practices, with the reasoning that parents dropping their kids off at practice might want to stay for dinner and have a drink. But it came as a surprise to police chief Brian Uhl and Village President Jeanne Carpenter that alcohol was being consumed in the stands during youth practices. Carpenter said she wasn’t sure if she would have voted for the 2017 agreement if she had known that. Trustee Amanda Peterson commented that “usually, kids’ sports and alcohol are not a good mix.” Ben Cowan said he finds the restrictions “shortsighted.” “It’s not like the lobby is a separate building, it goes lobby to ice rink,” he said. “It gives parents a convenient place to have a burger and beer while their kid is playing. Ultimately, they’re going to do that anyway, they’re just going to go somewhere else.”

He said other area sports complexes have full bars, referencing Keva Sports Complex and Capitol Ice Arena, both in Middleton, where patrons are free to drink in the stands. He said the license is a revenue generator for a business that can use it, especially as it moves toward more adult programming. Trustee Cory Horton said the board is looking for more “definition” in the plans. “You need to be put on the hook – you need to monitor who is using the alcohol so if there is a problem, we can come back to you if something happens,” he told Suzanne Cowan. Uhl said his department is concerned with controlling alcohol at the events to stop underage drinking and people bringing alcohol in and out of the facility. The issue could come up again as soon as the May 20 Village Board meeting.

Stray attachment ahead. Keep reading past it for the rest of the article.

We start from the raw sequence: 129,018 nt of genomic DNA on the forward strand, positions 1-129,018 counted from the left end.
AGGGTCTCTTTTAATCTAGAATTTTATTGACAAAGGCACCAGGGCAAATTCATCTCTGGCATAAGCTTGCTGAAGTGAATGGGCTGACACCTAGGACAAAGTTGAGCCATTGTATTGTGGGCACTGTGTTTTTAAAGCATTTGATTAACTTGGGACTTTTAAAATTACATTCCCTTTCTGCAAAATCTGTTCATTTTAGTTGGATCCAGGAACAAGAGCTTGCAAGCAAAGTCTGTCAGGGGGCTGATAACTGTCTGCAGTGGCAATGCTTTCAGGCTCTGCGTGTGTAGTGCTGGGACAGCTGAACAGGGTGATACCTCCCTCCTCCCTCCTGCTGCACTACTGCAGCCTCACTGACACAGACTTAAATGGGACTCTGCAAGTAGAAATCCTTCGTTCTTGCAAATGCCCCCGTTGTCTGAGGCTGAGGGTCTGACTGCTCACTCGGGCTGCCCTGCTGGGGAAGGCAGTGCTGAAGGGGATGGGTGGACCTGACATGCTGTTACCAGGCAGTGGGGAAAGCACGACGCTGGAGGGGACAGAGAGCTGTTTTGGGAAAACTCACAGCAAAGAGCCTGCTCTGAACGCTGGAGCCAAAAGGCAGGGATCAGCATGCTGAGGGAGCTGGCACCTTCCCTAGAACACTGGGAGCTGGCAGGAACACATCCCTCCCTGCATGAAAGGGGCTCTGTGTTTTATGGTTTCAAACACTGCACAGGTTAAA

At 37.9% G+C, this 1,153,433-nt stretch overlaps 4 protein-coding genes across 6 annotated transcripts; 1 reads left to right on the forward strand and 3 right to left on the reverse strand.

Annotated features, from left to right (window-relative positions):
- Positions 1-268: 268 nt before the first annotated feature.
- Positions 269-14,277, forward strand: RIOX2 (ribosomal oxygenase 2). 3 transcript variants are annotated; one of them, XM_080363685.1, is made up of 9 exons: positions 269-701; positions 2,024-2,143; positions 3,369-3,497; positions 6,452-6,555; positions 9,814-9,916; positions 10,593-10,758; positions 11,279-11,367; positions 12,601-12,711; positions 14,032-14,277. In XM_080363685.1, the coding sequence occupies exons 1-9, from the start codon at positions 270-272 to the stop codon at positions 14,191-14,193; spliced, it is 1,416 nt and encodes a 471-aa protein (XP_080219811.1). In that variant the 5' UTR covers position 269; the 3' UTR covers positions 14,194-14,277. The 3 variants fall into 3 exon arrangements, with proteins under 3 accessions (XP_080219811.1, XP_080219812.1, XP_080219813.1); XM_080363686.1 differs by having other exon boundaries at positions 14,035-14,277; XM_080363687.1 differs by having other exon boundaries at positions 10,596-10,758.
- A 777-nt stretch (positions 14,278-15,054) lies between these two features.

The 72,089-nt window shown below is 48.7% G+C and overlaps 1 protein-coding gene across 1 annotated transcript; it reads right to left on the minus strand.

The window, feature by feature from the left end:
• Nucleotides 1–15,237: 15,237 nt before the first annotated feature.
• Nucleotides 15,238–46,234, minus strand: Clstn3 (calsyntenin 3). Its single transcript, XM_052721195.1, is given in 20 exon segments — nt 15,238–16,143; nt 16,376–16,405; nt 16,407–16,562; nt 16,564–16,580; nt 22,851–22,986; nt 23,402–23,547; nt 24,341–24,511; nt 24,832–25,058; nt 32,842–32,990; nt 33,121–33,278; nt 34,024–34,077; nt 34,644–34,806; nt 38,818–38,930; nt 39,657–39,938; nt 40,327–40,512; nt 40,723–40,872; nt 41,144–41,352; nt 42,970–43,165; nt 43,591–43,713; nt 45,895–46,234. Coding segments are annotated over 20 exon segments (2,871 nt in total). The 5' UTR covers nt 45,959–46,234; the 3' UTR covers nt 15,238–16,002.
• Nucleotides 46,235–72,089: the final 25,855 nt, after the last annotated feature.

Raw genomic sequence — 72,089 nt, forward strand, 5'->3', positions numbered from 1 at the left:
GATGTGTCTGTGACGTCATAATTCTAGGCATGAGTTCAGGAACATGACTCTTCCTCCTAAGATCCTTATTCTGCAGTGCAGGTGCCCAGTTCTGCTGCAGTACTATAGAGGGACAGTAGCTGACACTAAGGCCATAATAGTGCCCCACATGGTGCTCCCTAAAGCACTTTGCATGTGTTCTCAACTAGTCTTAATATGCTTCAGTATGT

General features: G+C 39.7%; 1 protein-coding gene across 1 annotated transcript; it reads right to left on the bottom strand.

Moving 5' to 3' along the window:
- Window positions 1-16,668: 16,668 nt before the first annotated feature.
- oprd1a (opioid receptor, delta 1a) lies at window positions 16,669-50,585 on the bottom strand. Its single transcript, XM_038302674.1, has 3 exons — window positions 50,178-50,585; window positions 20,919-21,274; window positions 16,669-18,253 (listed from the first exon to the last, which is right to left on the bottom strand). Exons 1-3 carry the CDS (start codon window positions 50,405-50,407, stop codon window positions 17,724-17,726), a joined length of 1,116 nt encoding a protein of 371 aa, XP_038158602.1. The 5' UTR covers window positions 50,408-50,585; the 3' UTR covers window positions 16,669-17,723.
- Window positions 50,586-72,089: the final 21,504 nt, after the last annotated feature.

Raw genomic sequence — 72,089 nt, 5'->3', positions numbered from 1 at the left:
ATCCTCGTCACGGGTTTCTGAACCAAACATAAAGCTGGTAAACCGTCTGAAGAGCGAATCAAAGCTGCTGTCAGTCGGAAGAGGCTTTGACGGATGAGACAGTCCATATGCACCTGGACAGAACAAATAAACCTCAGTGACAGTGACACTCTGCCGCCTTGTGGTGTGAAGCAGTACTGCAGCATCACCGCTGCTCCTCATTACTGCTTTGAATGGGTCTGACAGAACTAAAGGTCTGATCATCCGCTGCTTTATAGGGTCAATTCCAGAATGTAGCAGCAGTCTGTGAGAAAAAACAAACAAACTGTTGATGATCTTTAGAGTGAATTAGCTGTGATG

kitchen use, end of event checklist, safety incidents, code of conduct offenses (first, second and third), general safety guidelines, fire procedures, tornado and severe weather, personnel and the release of information.

number of “close calls” his department has seen recently, in addition to several fires. He sent a news release that highlights safe grilling practices and told the Observer it comes down to basic common sense. “If it’s hot, don’t leave the coals on the deck and don’t Safe Grilling leave it unattended,” LinzAs grilling season ramps meier said. up, fire chief Glenn Linzmeier is concerned about the

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HOURS: MONDAY-FRIDAY 8:30AM-7:30PM; SATURDAY 8:30AM-6PM; SUNDAY 9AM-5PM Directions from Stoughton: Take 138 toward Oregon. Go past Eugster’s Farm Market, one mile and turn right on Sunrise Rd. Go one more mile then turn left on Town Line Rd. Continue on to Sand Hill Rd. (approximately one mile) and turn right. Directions from Fitchburg: Take Fish Hatchery Road south to Netherwood Road. Turn left and go through Oregon past Walgreen’s to a left on Sand Hill Road. Directions from Verona: Take Cty. M to Fish Hatchery Rd. Turn right and go to Netherwood Road. Turn left at Netherwood Rd. through Oregon past Walgreen’s to a left on Sand Hill Rd.


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May 9, 2019 - Oregon Observer 1


May 9, 2019

Oregon Observer


Canines for comfort

Therapy dogs provide support from hospitals to universities program soon spread to the residence halls and then throughout the rest of campus. Every year, the appearance of therapy animals at UW-Madison signals the end of the semester, a time when student anxiety levels are high with final exams and projects. This year’s therapy dog visits include the Natatorium Gymnasium and the UW School of Engineering, according to the Dogs on Call website, but College Library remains one of the most popular destinations for the canines. “It’s probably our biggest university event,” Smith said.